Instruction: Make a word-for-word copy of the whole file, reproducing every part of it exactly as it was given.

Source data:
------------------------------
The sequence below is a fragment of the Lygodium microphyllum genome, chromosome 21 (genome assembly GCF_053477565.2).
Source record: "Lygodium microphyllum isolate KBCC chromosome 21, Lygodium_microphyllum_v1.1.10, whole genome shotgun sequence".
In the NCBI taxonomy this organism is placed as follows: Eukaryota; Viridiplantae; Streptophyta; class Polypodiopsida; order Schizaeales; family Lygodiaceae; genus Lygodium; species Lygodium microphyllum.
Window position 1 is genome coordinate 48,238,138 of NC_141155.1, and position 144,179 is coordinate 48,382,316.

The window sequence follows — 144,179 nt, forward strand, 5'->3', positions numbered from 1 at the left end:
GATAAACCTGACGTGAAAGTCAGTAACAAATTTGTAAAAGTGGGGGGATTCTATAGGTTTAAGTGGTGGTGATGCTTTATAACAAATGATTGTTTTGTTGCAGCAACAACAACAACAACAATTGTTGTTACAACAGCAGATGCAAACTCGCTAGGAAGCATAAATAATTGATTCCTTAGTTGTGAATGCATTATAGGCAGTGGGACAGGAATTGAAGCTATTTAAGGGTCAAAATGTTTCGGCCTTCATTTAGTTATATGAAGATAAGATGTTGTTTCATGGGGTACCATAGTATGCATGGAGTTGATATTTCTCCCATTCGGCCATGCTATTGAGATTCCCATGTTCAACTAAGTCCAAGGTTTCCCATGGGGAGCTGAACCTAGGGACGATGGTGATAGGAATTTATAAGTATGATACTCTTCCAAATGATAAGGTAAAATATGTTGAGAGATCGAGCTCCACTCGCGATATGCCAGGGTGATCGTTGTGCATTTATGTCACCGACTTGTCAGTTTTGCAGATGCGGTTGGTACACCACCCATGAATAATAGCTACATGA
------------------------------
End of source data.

The sequence below is a fragment of the Lygodium microphyllum genome, chromosome 21 (genome assembly GCF_053477565.2).
Source record: "Lygodium microphyllum isolate KBCC chromosome 21, Lygodium_microphyllum_v1.1.10, whole genome shotgun sequence".
In the NCBI taxonomy this organism is placed as follows: Eukaryota; Viridiplantae; Streptophyta; class Polypodiopsida; order Schizaeales; family Lygodiaceae; genus Lygodium; species Lygodium microphyllum.
Window position 1 is genome coordinate 48,238,138 of NC_141155.1, and position 144,179 is coordinate 48,382,316.

The window sequence follows — 144,179 nt, forward strand, 5'->3', positions numbered from 1 at the left end:
GATAAACCTGACGTGAAAGTCAGTAACAAATTTGTAAAAGTGGGGGGATTCTATAGGTTTAAGTGGTGGTGATGCTTTATAACAAATGATTGTTTTGTTGCAGCAACAACAACAACAACAATTGTTGTTACAACAGCAGATGCAAACTCGCTAGGAAGCATAAATAATTGATTCCTTAGTTGTGAATGCATTATAGGCAGTGGGACAGGAATTGAAGCTATTTAAGGGTCAAAATGTTTCGGCCTTCATTTAGTTATATGAAGATAAGATGTTGTTTCATGGGGTACCATAGTATGCATGGAGTTGATATTTCTCCCATTCGGCCATGCTATTGAGATTCCCATGTTCAACTAAGTCCAAGGTTTCCCATGGGGAGCTGAACCTAGGGACGATGGTGATAGGAATTTATAAGTATGATACTCTTCCAAATGATAAGGTAAAATATGTTGAGAGATCGAGCTCCACTCGCGATATGCCAGGGTGATCGTTGTGCATTTATGTCACCGACTTGTCAGTTTTGCAGATGCGGTTGGTACACCACCCATGAATAATAGCTACATGA